Tag Archives: slavery

Still fighting the Civil War

Here’s something completely unexpected: A new poll says that a majority of Tea Parties and Republicans (aka TeaPublicans) admire the leaders of the Confederacy more that the leaders of the Union, and a majority of the same group does not believe that slavery prompted those same leader to secede in 1861.

Never mind that the secession documents of those state say plainly that their obsession with holding fellow human beings in perpetual slavery, controlling every part of their lives they could possibly control — and their fear that the federal government would outlaw the reason for their wealth — was the reason.

That, my friend, is what “states’ rights” is all about — the seeds of the dog whistle, code for the one of most despicable economic strategies in the history of mankind.

And doesn’t it just look like the TeaPublicans of today want to get right back as close as they can to that day? It’s behind their attacks on unions — “Wages are too high!” they say, voting against any attempt to raise the minimum wage.

And what of that minimum wage? It may be good for the high school student trying to make some extra bucks, but do TeaPublicans really think anyone can live on that wage? Say you get a job, and you’re paid $8.25 an hour — that a buck higher than the minimum. Know what that comes to per week? $330. Before taxes. Not including any health insurance, any savings, retirement.

No, my friends, the TeaPublicans would love to get back to paying slave wages — they’ll give you a ramshackle shed for you and all your extended family, whatever scraps of food they don’t eat themselves and beat the living shit out of you if you complain. Or take your wife and children and ship them off to some other overlord. Or both.

What better plan to enrich themselves. There’s hardly any labor cost at all.

But here’s the really bad news about that poll, released this morning by CNN. Barely a majority of all Americans believe that slavery was at the heart of the secession. I imagine that’s caused by a deteriorating education system (again, thanks to those TeaPublicans) and the loud mouths of the lying Right.

Another scary prospect: Independents are evenly split on that question. But here’s something funny: While a majority of TeaPublicans don’t understand that “states’ rights” = slavery, a plurality of Southerners do.

The good news: A majority of every group except Southerners (a plurality leads there) are Union-sympathizers. At least we have that going for us.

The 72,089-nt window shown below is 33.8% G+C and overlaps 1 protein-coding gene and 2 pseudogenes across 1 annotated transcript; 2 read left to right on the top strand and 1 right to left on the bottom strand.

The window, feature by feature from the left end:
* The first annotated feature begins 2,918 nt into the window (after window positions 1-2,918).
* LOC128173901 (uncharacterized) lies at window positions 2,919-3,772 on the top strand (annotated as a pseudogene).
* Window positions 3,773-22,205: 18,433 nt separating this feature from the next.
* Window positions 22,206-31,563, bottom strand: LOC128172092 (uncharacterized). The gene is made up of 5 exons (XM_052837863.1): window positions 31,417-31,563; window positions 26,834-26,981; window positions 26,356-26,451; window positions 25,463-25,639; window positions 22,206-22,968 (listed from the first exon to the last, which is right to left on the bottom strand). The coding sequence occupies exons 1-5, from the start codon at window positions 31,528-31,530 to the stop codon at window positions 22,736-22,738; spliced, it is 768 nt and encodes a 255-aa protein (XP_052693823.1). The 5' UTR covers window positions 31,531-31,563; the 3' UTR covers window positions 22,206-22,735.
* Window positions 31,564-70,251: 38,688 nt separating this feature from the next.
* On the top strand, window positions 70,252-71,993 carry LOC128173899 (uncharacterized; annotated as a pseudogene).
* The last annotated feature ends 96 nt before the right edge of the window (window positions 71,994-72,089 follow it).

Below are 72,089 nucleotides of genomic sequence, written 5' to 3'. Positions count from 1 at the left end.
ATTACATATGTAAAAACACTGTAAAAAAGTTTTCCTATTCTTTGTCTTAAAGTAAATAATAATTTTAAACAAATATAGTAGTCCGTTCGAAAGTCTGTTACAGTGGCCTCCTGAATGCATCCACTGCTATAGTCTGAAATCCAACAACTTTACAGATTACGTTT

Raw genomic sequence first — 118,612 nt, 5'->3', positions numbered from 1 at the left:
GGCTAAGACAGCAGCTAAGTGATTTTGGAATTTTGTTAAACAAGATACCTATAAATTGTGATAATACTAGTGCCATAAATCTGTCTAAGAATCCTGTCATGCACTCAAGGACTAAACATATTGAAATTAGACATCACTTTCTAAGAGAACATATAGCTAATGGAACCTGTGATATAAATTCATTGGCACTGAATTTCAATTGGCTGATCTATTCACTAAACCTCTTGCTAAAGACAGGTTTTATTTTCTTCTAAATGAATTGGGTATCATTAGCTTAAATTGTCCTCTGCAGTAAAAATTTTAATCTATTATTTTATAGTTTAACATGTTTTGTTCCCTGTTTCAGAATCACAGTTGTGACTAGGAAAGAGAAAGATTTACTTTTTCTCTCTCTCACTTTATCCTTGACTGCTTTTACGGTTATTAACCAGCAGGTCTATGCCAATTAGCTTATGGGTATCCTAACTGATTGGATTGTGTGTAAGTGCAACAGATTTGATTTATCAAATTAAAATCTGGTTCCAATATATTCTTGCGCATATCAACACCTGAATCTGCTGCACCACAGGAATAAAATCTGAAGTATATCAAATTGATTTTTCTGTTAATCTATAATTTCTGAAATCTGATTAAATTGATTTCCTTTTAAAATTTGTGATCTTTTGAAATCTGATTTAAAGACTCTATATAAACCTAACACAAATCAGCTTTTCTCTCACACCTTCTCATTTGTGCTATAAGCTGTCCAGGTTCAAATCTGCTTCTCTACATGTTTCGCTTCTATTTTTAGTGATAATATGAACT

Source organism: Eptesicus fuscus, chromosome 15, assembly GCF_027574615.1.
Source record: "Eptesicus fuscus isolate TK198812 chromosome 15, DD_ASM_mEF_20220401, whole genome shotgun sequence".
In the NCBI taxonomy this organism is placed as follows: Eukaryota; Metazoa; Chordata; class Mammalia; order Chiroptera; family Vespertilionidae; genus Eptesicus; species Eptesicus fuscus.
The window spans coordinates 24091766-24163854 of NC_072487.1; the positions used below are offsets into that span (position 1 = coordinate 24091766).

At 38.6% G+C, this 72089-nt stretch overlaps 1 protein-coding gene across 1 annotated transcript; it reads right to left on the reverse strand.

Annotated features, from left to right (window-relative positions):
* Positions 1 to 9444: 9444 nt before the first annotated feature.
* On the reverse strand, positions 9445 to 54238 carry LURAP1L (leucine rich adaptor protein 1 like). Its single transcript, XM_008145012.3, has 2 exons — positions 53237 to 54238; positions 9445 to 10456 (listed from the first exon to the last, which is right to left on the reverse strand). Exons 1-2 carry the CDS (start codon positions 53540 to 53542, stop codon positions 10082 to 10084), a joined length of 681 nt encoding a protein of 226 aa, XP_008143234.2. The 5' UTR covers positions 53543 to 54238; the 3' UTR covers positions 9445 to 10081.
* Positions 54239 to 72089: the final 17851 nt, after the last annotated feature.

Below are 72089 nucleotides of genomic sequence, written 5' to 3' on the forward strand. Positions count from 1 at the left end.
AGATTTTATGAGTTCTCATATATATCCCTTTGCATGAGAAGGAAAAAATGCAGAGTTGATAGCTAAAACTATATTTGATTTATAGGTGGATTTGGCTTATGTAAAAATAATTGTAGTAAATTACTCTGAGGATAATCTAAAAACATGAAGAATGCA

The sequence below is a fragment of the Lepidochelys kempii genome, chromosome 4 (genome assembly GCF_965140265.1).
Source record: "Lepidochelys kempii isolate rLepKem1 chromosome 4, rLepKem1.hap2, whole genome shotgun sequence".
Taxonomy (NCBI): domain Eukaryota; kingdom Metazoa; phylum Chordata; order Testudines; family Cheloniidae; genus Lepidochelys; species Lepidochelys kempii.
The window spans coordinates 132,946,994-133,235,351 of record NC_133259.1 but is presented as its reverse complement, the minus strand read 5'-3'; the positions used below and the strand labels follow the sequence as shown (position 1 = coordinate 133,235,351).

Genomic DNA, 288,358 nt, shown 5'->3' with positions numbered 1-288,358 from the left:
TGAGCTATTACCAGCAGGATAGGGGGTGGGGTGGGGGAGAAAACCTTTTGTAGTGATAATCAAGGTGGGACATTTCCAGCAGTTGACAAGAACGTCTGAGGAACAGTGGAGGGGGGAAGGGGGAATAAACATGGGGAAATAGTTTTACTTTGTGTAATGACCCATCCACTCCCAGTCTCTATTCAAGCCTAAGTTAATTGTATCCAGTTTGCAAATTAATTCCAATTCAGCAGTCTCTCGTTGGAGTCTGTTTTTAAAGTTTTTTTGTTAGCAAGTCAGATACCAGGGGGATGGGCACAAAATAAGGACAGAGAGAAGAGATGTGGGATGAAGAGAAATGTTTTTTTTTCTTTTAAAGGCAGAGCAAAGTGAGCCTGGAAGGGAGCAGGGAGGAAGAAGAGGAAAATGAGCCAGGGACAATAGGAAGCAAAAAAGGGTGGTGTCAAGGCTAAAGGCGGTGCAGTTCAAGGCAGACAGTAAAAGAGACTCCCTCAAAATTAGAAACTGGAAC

The Civil War is very real for me, both the one that started 150 years ago today and the one we’re fighting now. I grew up in a Southern state that was a divided as the rest of the union — in fact, my state initially voted not to secede, but after a little blackmail from slaveholders who blocked the way to the major trade route, its legislators reversed the vote. Legislators in the part of the state I’m from didn’t change their votes.

In the fields behind my childhood home is a line of bunkers built by soldiers trying to hold the line. Archaeologists have dug up bullets and buttons in those fields. An electrician wiring a 1785 house in the 1960s found full uniforms hidden in the walls. After the town librarian died and family friends bought his antebellum home, they found an unexploded  Civil War mortal shell in the attic. There’s an old, old rumor that two deserters were shot and buried in the fields my father owns. Another rumor says there was a tunnel escape route from the 1785 house into those fields.

Interestingly, today is the anniversary of another Civil War event — a group of Union African American soldiers surrendered at Fort Pillow, Tennessee, and the Confederates killed them all.

Today I fight the good fight with the rest of you, trying to undo the damage done by centuries of slavery and prevent a slide back toward those dark days. I find it ironic that the party positions were once reversed, the Republican Party the party of Lincoln and the Democrats the party of a Reconstruction that made things worse than they should have been.

Republican leaders like to claim Lincoln, but he’d be disgusted by their antics. Democrats made a shift too, to being champions of labor and the people, but now even they seem to have forgotten what made them strong.

Our infrastructure is crumbling, our education system makes a laughingstock of us, our health care system is a disgrace, the economy is in shambles, jobs are nonexistent, and the Right’s media saturation constantly bombards the country with lies. Meanwhile, in Congress, no one will do the right thing, or even consider what that might be, in the struggle to keep the lobbyists’ money flowing.

I’d love to be proud of my country, but I’m not. I’m embarrassed by it. And I don’t think I’m alone.

White lies

Just for fun, as the Tea Baggers and their Southern state governors attempt to rewhite history, I thought I’d look up the declarations of the causes of secession put out by the Southern states that formed the confederacy back in the 1860s. First up, Georgia.